A technique using the SCOF/FACET Mach-Zehnder interferometer has been developed to observe this effect. The objective of the technique is to precisely obtain Soret coefficients for liquids in microgravity conditions. Due to the presence of convection on earth interfering with measurements, it is expected that in microgravity that very precise measurements of Soret coefficients are possible.

The goals of the Soret-Facet investigation are as follows:
  • The investigation of the universal relation between Soret physics and thermodynamic expressions under various conditions. The Soret coefficient at steady, non-steady, and transient conditions is compared to theoretically estimated values as calculated by Onsager reciprocal relations.
  • Study a possible application for non-steady transient conditions.
  • Finding thermal coefficients in a transient solution.
  • The investigation of crystal growth by the thermal diffusion effect.

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Space Applications
Soret-FACET uses the microgravity environment of space to suppress the effects of convection, which is difficult to control on the ground. This provides scientists a clearer view of the Soret effect in action. A laser spectroscopy instrument called the SCOF/FACET interferometer makes precise measurements of Soret phenomena to calculate a constant value, or the Soret coefficient, which can be used to study these thermodynamic effects. Results from the investigation can improve knowledge of thermodynamics, fluid dynamics, and crystal growth in microgravity.

Earth Applications
Results from the investigation improve scientists’ understanding of thermodiffusion, a temperature-related effect in which different particles exhibit different behaviors in response to a temperature gradient. These results are applied to studies of mass transport, including heat and energy in Earth’s interior, oceans and atmosphere. The investigation also applies to refinement of crude oil, crucial for transportation and many other uses on Earth.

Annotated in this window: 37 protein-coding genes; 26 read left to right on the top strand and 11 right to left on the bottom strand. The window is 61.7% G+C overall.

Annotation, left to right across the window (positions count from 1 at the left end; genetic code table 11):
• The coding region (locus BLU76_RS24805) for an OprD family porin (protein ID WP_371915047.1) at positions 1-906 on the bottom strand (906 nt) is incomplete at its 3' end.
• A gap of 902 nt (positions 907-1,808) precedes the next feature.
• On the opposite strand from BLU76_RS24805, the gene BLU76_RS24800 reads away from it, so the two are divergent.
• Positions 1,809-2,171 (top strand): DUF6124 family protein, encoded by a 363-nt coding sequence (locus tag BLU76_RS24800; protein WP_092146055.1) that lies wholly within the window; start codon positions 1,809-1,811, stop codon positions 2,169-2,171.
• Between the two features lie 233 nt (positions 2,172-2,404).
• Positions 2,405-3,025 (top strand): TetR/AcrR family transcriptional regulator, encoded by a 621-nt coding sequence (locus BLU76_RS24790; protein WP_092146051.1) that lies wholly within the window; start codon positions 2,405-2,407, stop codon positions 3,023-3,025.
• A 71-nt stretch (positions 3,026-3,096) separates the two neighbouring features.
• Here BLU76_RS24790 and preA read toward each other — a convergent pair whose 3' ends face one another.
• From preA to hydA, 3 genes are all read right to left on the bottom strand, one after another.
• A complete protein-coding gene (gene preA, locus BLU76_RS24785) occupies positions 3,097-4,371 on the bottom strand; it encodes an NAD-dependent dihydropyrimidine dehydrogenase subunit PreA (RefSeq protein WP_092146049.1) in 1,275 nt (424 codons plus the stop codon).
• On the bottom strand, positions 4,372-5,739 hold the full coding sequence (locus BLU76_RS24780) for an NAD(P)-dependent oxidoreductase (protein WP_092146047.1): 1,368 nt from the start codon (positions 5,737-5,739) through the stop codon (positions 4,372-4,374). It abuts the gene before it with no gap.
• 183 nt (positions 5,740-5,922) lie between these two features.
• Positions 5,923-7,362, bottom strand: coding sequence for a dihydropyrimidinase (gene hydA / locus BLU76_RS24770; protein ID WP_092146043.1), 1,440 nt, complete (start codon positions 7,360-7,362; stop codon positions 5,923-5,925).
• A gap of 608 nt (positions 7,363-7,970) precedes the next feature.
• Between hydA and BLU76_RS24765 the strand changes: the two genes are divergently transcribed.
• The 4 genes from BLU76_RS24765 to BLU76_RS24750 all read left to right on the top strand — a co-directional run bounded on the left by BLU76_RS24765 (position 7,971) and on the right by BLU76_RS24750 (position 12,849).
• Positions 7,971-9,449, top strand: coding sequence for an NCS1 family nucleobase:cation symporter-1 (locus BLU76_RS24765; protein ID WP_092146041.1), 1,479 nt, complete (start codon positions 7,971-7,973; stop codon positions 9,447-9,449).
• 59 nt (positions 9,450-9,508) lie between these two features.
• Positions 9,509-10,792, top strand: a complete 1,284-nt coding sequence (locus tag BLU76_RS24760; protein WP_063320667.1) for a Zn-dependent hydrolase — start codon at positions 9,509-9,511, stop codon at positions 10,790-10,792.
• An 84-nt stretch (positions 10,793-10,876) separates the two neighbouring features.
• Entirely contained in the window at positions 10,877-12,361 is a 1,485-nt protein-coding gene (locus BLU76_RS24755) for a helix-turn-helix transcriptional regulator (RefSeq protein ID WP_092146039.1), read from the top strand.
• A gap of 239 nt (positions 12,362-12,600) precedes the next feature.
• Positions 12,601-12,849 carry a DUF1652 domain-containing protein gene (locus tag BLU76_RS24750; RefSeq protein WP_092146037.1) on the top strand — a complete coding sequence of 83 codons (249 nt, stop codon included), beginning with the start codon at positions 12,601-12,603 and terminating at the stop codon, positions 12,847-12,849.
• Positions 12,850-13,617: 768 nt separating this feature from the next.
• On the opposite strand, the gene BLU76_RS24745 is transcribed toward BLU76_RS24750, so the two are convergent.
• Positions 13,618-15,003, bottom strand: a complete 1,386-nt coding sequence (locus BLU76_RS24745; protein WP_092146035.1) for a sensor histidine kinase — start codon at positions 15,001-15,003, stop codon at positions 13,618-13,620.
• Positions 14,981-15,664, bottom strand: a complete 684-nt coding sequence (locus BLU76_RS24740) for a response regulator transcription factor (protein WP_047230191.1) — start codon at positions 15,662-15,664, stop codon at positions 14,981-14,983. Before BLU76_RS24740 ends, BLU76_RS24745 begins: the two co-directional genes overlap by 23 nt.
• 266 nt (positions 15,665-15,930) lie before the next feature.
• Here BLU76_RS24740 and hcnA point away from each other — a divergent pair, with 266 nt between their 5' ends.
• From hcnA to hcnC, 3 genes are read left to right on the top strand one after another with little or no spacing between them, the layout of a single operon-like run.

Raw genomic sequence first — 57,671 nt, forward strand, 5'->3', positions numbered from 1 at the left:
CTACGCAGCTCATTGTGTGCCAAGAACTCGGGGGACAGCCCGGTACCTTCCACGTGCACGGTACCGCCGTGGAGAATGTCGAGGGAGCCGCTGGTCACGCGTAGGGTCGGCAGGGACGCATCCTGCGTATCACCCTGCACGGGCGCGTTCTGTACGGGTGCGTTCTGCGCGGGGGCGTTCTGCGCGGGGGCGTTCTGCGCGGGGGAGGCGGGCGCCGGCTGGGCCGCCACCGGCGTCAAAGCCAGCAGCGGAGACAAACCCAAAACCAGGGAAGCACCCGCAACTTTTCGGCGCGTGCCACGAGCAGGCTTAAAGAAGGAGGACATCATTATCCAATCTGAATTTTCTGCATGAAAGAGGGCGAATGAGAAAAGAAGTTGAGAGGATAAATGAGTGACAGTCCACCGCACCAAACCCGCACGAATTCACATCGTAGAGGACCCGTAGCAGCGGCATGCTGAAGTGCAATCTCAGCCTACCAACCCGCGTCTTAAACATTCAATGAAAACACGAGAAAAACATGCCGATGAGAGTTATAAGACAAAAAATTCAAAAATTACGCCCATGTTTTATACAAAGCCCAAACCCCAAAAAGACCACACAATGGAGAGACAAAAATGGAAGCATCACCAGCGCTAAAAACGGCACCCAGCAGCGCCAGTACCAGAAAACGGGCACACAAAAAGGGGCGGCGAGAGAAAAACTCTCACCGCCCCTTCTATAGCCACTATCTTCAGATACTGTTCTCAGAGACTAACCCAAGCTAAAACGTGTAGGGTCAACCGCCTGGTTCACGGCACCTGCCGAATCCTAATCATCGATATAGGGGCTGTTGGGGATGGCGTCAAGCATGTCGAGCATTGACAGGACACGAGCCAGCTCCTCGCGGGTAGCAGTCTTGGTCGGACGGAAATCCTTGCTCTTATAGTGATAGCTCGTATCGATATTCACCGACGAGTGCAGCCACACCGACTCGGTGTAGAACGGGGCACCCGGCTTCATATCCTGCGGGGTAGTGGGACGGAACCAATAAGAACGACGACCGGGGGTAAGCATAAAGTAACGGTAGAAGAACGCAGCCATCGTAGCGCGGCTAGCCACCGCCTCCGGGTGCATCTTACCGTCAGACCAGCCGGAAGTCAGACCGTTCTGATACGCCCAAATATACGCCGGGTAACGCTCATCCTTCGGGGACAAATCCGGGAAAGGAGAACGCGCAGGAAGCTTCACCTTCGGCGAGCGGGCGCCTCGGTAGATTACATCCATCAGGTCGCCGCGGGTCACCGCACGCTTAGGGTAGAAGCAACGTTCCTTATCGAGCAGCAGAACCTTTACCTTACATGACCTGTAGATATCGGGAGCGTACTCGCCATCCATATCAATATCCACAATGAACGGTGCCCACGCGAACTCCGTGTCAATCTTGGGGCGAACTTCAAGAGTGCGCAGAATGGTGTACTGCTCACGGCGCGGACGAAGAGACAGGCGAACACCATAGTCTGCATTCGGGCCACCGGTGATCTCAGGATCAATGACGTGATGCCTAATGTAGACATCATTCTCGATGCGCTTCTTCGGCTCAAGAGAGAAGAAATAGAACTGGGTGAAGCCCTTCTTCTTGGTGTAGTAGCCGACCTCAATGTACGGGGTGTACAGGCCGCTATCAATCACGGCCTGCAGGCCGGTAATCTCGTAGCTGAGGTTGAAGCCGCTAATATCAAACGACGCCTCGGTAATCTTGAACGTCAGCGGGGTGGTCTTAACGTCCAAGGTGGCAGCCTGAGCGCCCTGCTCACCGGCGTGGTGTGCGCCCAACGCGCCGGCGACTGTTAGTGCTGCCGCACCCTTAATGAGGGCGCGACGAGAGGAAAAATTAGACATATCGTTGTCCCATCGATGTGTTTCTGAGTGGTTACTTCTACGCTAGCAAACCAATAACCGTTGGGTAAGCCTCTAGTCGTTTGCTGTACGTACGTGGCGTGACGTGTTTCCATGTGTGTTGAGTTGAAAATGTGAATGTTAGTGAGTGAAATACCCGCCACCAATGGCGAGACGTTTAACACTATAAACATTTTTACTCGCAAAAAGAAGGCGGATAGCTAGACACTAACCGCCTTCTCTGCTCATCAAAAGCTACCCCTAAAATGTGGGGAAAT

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Operational Requirements and Protocols

This experiment requires constant tracking of the interference fringes movement at the SCOF. Video recording using the Image Processing Unit (IPU) during ISS Loss of Signal (ISS/LOS) periods is vital for the experiment to be carried out successfully.

Crew members install the Facet cell into the SCOF (Solution Crystallization Operations Facility). Next, ground operators configure the temperature gradient at the Facet cell. Interference fringe imaging of the Soret effect on the solution (Sarol/Buthanol) can be obtained in the SCOF. The experiment run continues for approximately 24-48 hours. The temperature conditions must remain constant during the experiment run. At completion of the experiment, the crew removes and stows the Facet cell.

Note that crew operation is requested to set up, remove, and re-orient the Facet cell in the SCOF. Crew time for the experiment is estimated at 2 hours.

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Decadal Survey Recommendations

Information Pending

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Results/More Information

Information Pending

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Related Websites